Global blockchain research and development company IOHK has announced that it is relaunching the ‘Mantis’ client, which was originally developed for Ethereum Classic (ETC) by IOHK in 2017. The decision to relaunch follows the recent 51% attacks on Ethereum Classic, which have exposed vulnerabilities in the protocol, making it clear that ETC is in need of enhanced security and innovation.
The Mantis client aims to do this by introducing security measures and a decentralized treasury to fund future projects. Mantis is software that connects to other clients on the Ethereum network in a peer-to-peer manner, and is the only client that is written natively for Ethereum Classic, allowing it to offer high levels of assurance, security, and usability.
To address security concerns, Mantis is introducing checkpointing, a formally proven solution for mitigating 51% attacks. It is also based on the Scala programming language, which offers robust security guarantees. Alongside security, it proposes a decentralized treasury which will fund the development of projects that provide additional utility for ETC, achieving greater adoption of the protocol and drawing new blood, with new ideas into the ETC ecosystem, helping to guarantee its long-term future. Part of that greater innovation will better enable advances in scalability and governance. Mantis will also use Runtime Verification’s ‘K’ framework to give more sophisticated techniques for smart contracts verification and more predictable gas costs, making the platform more appealing, both to developers building smart contracts and end-users looking for a cost-effective secure blockchain platform.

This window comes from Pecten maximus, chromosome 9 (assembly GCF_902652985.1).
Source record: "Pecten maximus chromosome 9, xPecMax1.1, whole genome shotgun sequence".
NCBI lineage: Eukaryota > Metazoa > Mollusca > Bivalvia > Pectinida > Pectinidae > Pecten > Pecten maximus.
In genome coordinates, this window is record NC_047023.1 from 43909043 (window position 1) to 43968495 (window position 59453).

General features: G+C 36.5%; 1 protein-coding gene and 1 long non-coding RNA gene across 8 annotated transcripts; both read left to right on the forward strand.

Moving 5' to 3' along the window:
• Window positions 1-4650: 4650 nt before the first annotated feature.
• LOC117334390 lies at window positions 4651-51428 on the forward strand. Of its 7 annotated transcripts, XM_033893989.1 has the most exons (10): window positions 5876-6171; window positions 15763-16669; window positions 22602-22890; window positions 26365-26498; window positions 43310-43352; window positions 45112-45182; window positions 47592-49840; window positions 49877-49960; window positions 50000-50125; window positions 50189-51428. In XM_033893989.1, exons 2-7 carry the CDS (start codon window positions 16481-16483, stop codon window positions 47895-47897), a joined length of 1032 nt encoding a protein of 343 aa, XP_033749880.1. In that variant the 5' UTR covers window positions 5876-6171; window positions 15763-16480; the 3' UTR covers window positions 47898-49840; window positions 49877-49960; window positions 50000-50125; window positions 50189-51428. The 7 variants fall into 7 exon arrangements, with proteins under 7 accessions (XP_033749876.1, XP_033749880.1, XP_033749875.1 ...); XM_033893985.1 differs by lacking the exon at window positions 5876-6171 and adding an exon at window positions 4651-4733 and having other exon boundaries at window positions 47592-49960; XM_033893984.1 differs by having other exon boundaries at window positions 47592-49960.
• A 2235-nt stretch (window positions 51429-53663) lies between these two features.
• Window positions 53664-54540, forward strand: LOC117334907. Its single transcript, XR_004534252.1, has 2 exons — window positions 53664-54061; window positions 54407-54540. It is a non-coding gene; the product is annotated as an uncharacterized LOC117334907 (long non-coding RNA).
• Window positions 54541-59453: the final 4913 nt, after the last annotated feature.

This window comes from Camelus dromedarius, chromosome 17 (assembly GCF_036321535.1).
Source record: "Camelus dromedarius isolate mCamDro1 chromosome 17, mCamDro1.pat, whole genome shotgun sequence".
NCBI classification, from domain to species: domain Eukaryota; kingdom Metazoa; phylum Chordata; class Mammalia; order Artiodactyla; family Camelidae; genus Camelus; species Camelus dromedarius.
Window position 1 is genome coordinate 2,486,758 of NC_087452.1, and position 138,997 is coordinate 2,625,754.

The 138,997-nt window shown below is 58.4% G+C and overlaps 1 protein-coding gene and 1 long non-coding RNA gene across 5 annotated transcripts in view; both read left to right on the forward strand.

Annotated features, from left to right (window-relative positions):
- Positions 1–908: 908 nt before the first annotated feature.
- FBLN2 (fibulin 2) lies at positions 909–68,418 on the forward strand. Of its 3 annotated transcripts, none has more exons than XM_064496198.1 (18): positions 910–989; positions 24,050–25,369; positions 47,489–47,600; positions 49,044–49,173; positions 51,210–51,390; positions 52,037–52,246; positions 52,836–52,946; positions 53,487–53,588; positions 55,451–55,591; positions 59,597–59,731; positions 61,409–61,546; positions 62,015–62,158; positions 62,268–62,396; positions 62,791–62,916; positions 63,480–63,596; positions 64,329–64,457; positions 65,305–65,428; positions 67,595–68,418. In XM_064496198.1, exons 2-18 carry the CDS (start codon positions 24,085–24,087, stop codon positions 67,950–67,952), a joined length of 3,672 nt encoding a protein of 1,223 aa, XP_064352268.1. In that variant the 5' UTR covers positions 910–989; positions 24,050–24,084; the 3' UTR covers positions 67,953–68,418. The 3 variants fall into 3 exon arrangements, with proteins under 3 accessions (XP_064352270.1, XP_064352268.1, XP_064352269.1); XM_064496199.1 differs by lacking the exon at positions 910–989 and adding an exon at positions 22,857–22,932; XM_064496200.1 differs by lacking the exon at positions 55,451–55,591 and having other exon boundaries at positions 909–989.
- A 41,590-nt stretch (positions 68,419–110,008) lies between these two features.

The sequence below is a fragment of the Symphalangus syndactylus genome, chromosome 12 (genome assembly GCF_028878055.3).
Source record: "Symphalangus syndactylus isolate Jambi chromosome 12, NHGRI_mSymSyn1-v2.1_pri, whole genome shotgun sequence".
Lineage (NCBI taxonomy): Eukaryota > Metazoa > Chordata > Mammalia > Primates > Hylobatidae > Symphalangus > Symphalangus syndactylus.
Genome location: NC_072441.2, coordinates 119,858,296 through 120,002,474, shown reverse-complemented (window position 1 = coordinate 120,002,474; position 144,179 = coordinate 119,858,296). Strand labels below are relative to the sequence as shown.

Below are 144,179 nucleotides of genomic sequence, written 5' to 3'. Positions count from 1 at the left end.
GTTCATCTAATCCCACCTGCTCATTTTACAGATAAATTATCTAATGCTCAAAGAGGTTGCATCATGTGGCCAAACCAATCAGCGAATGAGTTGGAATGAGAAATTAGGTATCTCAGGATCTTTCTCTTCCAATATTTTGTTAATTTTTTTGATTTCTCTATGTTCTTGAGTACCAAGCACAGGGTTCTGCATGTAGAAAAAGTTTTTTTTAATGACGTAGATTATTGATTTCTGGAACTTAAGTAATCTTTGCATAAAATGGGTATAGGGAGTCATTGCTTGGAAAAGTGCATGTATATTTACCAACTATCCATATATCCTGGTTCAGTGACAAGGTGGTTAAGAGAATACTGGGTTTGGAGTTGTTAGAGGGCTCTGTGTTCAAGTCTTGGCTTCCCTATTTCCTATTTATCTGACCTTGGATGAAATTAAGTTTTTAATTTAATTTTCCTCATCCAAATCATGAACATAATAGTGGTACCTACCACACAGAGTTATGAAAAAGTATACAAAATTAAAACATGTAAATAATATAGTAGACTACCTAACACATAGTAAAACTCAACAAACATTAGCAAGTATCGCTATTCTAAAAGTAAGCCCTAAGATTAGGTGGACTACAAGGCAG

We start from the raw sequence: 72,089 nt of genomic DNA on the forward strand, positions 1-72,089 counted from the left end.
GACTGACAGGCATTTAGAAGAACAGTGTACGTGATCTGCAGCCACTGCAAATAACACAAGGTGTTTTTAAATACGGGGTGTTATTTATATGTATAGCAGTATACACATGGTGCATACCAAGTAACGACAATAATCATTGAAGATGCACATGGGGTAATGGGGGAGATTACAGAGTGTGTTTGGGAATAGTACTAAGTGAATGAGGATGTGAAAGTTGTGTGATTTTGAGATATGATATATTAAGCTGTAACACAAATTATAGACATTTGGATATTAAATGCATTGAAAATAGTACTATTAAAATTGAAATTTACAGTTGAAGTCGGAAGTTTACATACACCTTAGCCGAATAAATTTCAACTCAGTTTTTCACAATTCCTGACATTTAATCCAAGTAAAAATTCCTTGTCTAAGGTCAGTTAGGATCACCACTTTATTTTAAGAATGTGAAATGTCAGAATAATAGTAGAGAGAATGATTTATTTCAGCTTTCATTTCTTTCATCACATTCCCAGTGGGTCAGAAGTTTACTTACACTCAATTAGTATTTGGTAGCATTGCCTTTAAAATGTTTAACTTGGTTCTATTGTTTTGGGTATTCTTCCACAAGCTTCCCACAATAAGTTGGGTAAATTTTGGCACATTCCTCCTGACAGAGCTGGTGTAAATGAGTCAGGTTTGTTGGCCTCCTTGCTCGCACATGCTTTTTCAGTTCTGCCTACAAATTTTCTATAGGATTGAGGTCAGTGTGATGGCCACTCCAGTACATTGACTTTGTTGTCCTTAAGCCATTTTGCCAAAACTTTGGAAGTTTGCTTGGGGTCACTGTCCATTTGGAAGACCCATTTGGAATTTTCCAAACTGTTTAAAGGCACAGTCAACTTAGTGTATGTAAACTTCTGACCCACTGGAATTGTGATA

Charles Hoskinson, CEO of IOHK, said: “Ethereum Classic has reached a philosophical crossroads – the level of hashrate, price depreciation, and activity on the chain all indicate that ETC needs to take a new direction. As a result, we have decided, alongside others, to inject some more life into the ecosystem. If we can achieve that, not only will ETC thrive, but it will have the chance to fully realize the original ‘code is law’ philosophy, which will become more and more crucial as regulation increases and governments look to adopt digital currencies.”
Ethereum Classic is built on the ‘code is law’ principle, which ensures transactional and computational immutability, meaning that smart contracts can’t be changed after they’ve been set. This is a key, founding blockchain principle. Mantis will combine this concept with recent advances in scalability and security, allowing for the ‘code is law’ principle to be preserved, whilst also driving innovation.
The relaunch of Mantis is a call to the ETC community to decide on the future of the blockchain. ETC community members can now choose whether they want to upgrade by voting with their feet. Those who want to move to the Mantis model can either upgrade their clients and switch to Mantis, or participate in a contingent burn contract. The latter means that IOHK would create a smart contract where community members can send their ETC and lock it, which will then be destroyed and redeemed for tokens, essentially triggering a system reset. This allows the option to upgrade with a guarantee that if not enough people join, the contract will refund all of the money.
Hoskinson continued: “While we’re providing an option which we believe will provide more robust security and will encourage greater innovation in the Ethereum Classic community, the community is ultimately in control. They have to ask themselves whether they are truly happy with how the project has developed over the last 4 years, or whether it is time for a change in leadership which allows the ecosystem to achieve its promises.”
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